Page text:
Libor rises on debt concerns

Concern about the exposure of European banks to the debts of weaker countries in the eurozone is stoking growing risk aversion in money markets and increasing the amounts banks charge to lend to each other.

The London inter-bank offer rate, or Libor, has risen in recent weeks to its highest level since last August, especially for dollars, which is significant because the rate has served as a leading gauge of stress during the financial crisis.

The rise in Libor – which affects consumers and companies because it is the reference rate for many floating rate loans and mortgages – has come even though central banks are in no rush to tighten monetary policy.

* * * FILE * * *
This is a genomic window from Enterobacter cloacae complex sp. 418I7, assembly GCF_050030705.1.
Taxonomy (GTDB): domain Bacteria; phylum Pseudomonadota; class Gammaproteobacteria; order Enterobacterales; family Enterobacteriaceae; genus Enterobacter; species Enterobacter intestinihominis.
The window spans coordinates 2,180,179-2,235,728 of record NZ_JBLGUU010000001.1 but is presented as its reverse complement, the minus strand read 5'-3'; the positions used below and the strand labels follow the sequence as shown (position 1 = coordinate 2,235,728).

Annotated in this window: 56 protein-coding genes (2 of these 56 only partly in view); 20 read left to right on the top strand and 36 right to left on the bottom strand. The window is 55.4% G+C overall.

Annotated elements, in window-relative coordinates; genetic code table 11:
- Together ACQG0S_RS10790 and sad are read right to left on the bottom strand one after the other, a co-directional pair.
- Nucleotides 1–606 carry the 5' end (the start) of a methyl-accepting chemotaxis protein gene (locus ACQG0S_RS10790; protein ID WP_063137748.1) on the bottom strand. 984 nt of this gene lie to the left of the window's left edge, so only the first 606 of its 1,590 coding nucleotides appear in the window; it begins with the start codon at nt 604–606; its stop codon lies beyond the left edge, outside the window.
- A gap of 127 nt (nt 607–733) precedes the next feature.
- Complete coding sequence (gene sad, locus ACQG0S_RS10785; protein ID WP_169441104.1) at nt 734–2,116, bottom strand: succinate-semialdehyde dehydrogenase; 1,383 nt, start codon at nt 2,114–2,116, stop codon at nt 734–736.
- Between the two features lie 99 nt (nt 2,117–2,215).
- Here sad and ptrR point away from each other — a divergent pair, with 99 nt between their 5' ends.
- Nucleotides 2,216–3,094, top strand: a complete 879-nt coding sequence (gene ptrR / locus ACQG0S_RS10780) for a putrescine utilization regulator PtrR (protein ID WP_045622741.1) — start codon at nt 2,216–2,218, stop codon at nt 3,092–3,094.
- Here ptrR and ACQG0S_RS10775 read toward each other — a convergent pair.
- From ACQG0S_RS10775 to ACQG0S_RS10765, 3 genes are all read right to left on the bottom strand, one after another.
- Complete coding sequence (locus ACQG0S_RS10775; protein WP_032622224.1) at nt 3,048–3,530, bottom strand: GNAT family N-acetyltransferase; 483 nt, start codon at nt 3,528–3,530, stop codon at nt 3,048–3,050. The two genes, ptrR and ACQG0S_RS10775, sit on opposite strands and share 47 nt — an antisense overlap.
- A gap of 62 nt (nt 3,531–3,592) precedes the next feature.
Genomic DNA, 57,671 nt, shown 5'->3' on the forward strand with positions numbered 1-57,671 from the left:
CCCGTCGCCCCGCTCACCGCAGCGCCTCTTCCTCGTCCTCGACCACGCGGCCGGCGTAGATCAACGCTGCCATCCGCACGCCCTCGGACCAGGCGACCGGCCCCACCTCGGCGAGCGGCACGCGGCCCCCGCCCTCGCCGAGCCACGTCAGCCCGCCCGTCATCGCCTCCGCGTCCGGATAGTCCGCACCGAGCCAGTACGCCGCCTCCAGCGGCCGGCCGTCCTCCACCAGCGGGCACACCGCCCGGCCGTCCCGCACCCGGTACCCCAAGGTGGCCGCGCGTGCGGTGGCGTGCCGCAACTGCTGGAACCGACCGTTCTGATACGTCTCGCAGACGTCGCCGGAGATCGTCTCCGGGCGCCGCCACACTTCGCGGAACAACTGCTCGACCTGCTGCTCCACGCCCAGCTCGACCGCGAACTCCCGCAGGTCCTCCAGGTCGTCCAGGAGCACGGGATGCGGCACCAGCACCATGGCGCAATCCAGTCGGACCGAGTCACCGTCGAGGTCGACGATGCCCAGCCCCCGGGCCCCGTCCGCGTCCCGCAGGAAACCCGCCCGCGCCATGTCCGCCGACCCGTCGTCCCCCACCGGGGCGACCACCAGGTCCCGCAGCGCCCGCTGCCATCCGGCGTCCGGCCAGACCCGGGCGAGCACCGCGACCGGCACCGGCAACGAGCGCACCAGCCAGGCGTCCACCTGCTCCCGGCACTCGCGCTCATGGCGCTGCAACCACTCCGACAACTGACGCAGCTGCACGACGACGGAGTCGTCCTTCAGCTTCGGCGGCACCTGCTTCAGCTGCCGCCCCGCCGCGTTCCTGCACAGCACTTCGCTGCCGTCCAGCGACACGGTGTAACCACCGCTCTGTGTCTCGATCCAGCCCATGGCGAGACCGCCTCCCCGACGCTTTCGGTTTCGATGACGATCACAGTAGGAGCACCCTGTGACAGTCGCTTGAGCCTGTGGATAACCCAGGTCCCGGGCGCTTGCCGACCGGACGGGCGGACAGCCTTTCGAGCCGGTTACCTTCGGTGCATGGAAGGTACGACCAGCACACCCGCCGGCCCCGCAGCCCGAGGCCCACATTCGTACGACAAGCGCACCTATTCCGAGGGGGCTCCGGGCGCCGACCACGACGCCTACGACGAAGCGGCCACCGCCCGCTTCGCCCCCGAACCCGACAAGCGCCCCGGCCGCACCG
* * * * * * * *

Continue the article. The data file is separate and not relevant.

Analysts say Libor’s recent ascent reflects fears that the €750bn ($928bn) emergency funding facility agreed by the European Union and International Monetary Fund last week will fail to fully resolve the crisis in the eurozone…link.

Look out for some other “observations” on Bank of England forecasts and questions to ask yourself before you swallow what we are being told about the economy

Bottom line: Hold on to your hats…things could start to come apart over the next 3 – 6 weeks!!!

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